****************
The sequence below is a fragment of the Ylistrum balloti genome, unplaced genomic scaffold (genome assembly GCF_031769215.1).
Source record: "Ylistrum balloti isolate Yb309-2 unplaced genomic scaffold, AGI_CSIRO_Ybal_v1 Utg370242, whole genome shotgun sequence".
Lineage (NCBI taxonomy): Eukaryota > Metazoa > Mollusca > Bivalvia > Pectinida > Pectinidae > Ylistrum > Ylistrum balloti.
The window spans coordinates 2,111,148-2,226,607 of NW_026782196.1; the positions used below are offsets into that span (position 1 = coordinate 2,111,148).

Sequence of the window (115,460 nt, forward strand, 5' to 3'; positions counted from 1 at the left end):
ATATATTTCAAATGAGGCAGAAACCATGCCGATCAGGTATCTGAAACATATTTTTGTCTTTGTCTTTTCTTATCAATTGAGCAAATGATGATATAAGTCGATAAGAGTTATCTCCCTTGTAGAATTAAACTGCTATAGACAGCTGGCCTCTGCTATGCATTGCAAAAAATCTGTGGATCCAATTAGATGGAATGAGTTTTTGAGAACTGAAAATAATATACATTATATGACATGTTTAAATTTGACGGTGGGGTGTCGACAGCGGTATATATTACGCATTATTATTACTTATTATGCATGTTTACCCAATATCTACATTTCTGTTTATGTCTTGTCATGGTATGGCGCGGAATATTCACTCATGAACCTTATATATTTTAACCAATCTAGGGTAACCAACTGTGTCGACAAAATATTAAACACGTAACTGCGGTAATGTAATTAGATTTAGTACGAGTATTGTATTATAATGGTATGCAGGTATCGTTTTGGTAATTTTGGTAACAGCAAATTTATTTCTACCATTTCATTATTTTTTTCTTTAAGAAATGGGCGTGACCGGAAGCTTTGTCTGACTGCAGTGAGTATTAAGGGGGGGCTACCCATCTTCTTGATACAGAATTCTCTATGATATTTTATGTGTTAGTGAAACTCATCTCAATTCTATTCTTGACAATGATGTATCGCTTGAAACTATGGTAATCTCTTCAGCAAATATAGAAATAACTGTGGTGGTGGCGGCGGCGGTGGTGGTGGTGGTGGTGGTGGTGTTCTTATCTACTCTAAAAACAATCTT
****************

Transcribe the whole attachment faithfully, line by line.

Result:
The sequence below is a fragment of the Ylistrum balloti genome, unplaced genomic scaffold (genome assembly GCF_031769215.1).
Source record: "Ylistrum balloti isolate Yb309-2 unplaced genomic scaffold, AGI_CSIRO_Ybal_v1 Utg370242, whole genome shotgun sequence".
Lineage (NCBI taxonomy): Eukaryota > Metazoa > Mollusca > Bivalvia > Pectinida > Pectinidae > Ylistrum > Ylistrum balloti.
The window spans coordinates 2,111,148-2,226,607 of NW_026782196.1; the positions used below are offsets into that span (position 1 = coordinate 2,111,148).

Sequence of the window (115,460 nt, forward strand, 5' to 3'; positions counted from 1 at the left end):
ATATATTTCAAATGAGGCAGAAACCATGCCGATCAGGTATCTGAAACATATTTTTGTCTTTGTCTTTTCTTATCAATTGAGCAAATGATGATATAAGTCGATAAGAGTTATCTCCCTTGTAGAATTAAACTGCTATAGACAGCTGGCCTCTGCTATGCATTGCAAAAAATCTGTGGATCCAATTAGATGGAATGAGTTTTTGAGAACTGAAAATAATATACATTATATGACATGTTTAAATTTGACGGTGGGGTGTCGACAGCGGTATATATTACGCATTATTATTACTTATTATGCATGTTTACCCAATATCTACATTTCTGTTTATGTCTTGTCATGGTATGGCGCGGAATATTCACTCATGAACCTTATATATTTTAACCAATCTAGGGTAACCAACTGTGTCGACAAAATATTAAACACGTAACTGCGGTAATGTAATTAGATTTAGTACGAGTATTGTATTATAATGGTATGCAGGTATCGTTTTGGTAATTTTGGTAACAGCAAATTTATTTCTACCATTTCATTATTTTTTTCTTTAAGAAATGGGCGTGACCGGAAGCTTTGTCTGACTGCAGTGAGTATTAAGGGGGGGCTACCCATCTTCTTGATACAGAATTCTCTATGATATTTTATGTGTTAGTGAAACTCATCTCAATTCTATTCTTGACAATGATGTATCGCTTGAAACTATGGTAATCTCTTCAGCAAATATAGAAATAACTGTGGTGGTGGCGGCGGCGGTGGTGGTGGTGGTGGTGGTGGTGTTCTTATCTACTCTAAAAACAATCTT